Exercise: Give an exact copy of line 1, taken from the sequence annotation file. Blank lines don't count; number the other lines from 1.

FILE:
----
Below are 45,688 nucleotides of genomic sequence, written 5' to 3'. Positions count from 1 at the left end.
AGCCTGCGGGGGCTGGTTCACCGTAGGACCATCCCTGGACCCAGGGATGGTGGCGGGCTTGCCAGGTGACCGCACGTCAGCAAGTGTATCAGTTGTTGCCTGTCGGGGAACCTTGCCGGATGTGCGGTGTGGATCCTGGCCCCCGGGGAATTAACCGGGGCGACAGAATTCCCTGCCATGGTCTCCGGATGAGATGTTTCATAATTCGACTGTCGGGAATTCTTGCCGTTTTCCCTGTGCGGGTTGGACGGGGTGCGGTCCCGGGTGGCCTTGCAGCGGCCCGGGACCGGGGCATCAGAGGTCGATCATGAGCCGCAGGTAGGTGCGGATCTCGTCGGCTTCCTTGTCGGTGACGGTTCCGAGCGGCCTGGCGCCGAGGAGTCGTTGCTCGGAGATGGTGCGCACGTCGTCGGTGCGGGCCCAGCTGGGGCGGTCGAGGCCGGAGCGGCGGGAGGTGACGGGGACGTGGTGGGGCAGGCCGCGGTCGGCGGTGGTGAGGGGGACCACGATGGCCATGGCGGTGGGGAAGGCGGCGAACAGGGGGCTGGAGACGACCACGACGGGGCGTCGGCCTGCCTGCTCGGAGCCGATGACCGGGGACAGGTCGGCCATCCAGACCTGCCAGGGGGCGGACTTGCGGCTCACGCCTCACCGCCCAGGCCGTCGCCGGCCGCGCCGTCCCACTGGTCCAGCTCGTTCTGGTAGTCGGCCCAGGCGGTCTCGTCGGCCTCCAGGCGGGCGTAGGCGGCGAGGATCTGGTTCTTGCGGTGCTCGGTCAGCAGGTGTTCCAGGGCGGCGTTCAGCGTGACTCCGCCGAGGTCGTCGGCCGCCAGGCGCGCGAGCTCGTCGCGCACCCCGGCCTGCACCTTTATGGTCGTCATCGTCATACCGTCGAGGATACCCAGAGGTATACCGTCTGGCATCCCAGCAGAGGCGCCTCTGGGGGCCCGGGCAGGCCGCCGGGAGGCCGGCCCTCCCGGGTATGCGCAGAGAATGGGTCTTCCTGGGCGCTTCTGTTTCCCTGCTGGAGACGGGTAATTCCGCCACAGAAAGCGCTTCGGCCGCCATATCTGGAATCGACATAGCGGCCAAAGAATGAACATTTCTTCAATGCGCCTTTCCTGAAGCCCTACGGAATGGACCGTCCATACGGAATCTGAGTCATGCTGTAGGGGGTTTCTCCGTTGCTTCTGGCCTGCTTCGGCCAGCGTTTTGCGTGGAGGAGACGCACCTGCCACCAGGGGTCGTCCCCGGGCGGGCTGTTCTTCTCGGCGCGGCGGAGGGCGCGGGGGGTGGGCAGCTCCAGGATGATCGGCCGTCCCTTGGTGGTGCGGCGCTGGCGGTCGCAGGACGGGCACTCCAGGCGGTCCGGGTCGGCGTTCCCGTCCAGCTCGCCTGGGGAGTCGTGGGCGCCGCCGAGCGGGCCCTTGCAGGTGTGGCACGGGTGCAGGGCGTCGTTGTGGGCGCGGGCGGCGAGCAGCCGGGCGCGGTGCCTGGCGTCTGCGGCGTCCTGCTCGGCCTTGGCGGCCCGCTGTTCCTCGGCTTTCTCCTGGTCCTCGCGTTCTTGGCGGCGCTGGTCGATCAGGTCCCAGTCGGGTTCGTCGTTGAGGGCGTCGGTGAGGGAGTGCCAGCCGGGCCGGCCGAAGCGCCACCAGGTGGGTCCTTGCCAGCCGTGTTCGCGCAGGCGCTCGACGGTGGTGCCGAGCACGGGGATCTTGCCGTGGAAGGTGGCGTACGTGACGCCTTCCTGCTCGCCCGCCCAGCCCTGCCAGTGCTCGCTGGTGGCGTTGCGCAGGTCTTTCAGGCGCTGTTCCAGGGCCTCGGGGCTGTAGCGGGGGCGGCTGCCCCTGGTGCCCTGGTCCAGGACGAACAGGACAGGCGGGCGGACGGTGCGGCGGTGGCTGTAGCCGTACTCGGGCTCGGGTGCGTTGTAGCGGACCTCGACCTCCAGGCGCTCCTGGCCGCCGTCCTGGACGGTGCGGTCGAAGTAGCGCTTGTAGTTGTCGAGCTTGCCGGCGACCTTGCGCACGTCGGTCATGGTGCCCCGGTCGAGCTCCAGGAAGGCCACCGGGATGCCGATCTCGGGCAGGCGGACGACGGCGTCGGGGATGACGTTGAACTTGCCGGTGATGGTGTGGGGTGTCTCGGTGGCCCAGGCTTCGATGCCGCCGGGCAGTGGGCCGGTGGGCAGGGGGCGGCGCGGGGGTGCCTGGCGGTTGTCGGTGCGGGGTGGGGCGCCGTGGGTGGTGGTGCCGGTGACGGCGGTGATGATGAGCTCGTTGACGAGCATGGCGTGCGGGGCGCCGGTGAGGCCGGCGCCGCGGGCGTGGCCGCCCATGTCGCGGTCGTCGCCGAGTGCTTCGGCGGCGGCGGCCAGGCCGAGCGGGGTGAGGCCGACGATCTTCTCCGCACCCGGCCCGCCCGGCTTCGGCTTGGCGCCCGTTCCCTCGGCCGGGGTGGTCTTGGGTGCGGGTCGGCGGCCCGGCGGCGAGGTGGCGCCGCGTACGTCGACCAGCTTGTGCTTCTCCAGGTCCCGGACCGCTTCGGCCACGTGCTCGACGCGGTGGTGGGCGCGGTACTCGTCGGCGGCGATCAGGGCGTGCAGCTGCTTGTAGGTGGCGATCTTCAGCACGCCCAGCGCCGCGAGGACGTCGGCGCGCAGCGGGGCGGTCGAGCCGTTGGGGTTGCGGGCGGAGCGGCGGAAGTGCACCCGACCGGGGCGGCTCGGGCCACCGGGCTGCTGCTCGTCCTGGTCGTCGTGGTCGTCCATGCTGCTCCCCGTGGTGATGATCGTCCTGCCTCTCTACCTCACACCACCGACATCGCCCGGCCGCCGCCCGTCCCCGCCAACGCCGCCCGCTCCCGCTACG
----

Below are 45,688 nucleotides of genomic sequence, written 5' to 3'. Positions count from 1 at the left end.